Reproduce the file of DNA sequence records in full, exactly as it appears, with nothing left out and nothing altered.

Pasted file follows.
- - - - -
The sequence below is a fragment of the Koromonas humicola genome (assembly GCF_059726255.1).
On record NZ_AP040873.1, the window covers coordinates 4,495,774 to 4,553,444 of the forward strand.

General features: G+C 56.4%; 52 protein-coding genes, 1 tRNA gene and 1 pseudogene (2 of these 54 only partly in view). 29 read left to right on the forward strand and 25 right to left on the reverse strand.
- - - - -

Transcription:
The sequence below is a fragment of the Koromonas humicola genome (assembly GCF_059726255.1).
On record NZ_AP040873.1, the window covers coordinates 4,495,774 to 4,553,444 of the forward strand.

General features: G+C 56.4%; 52 protein-coding genes, 1 tRNA gene and 1 pseudogene (2 of these 54 only partly in view). 29 read left to right on the forward strand and 25 right to left on the reverse strand.